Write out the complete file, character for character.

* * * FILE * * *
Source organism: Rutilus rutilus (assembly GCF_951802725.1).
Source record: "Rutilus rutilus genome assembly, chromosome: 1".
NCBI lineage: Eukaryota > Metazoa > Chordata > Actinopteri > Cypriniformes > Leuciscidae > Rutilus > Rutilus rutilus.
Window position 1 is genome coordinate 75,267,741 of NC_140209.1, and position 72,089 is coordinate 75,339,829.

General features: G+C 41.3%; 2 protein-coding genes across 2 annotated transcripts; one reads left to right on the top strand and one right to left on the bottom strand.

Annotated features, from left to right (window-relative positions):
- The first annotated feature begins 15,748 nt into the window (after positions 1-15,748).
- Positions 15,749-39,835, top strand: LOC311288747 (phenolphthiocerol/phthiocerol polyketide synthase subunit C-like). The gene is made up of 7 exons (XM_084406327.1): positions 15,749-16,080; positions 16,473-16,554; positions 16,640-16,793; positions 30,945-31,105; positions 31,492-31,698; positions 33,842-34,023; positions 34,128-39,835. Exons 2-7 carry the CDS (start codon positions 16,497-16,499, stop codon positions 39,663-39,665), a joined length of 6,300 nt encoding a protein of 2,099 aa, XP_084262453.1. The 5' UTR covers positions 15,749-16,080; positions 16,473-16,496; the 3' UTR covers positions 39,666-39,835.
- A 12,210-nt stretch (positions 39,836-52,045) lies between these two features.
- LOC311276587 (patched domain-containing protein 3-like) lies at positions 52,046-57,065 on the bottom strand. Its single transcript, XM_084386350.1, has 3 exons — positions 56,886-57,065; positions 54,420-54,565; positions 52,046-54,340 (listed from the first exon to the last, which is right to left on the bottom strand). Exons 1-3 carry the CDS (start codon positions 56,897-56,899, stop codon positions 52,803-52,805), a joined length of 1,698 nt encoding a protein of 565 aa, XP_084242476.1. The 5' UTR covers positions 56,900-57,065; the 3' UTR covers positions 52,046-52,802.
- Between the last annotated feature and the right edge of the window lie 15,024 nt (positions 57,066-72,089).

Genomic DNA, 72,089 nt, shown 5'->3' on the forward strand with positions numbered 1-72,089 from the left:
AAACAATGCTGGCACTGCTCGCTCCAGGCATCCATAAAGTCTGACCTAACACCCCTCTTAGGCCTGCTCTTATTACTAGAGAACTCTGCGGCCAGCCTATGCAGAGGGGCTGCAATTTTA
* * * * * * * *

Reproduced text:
Source organism: Rutilus rutilus (assembly GCF_951802725.1).
Source record: "Rutilus rutilus genome assembly, chromosome: 1".
NCBI lineage: Eukaryota > Metazoa > Chordata > Actinopteri > Cypriniformes > Leuciscidae > Rutilus > Rutilus rutilus.
Window position 1 is genome coordinate 75,267,741 of NC_140209.1, and position 72,089 is coordinate 75,339,829.

General features: G+C 41.3%; 2 protein-coding genes across 2 annotated transcripts; one reads left to right on the top strand and one right to left on the bottom strand.

Annotated features, from left to right (window-relative positions):
- The first annotated feature begins 15,748 nt into the window (after positions 1-15,748).
- Positions 15,749-39,835, top strand: LOC311288747 (phenolphthiocerol/phthiocerol polyketide synthase subunit C-like). The gene is made up of 7 exons (XM_084406327.1): positions 15,749-16,080; positions 16,473-16,554; positions 16,640-16,793; positions 30,945-31,105; positions 31,492-31,698; positions 33,842-34,023; positions 34,128-39,835. Exons 2-7 carry the CDS (start codon positions 16,497-16,499, stop codon positions 39,663-39,665), a joined length of 6,300 nt encoding a protein of 2,099 aa, XP_084262453.1. The 5' UTR covers positions 15,749-16,080; positions 16,473-16,496; the 3' UTR covers positions 39,666-39,835.
- A 12,210-nt stretch (positions 39,836-52,045) lies between these two features.
- LOC311276587 (patched domain-containing protein 3-like) lies at positions 52,046-57,065 on the bottom strand. Its single transcript, XM_084386350.1, has 3 exons — positions 56,886-57,065; positions 54,420-54,565; positions 52,046-54,340 (listed from the first exon to the last, which is right to left on the bottom strand). Exons 1-3 carry the CDS (start codon positions 56,897-56,899, stop codon positions 52,803-52,805), a joined length of 1,698 nt encoding a protein of 565 aa, XP_084242476.1. The 5' UTR covers positions 56,900-57,065; the 3' UTR covers positions 52,046-52,802.
- Between the last annotated feature and the right edge of the window lie 15,024 nt (positions 57,066-72,089).

Genomic DNA, 72,089 nt, shown 5'->3' on the forward strand with positions numbered 1-72,089 from the left:
AAACAATGCTGGCACTGCTCGCTCCAGGCATCCATAAAGTCTGACCTAACACCCCTCTTAGGCCTGCTCTTATTACTAGAGAACTCTGCGGCCAGCCTATGCAGAGGGGCTGCAATTTTA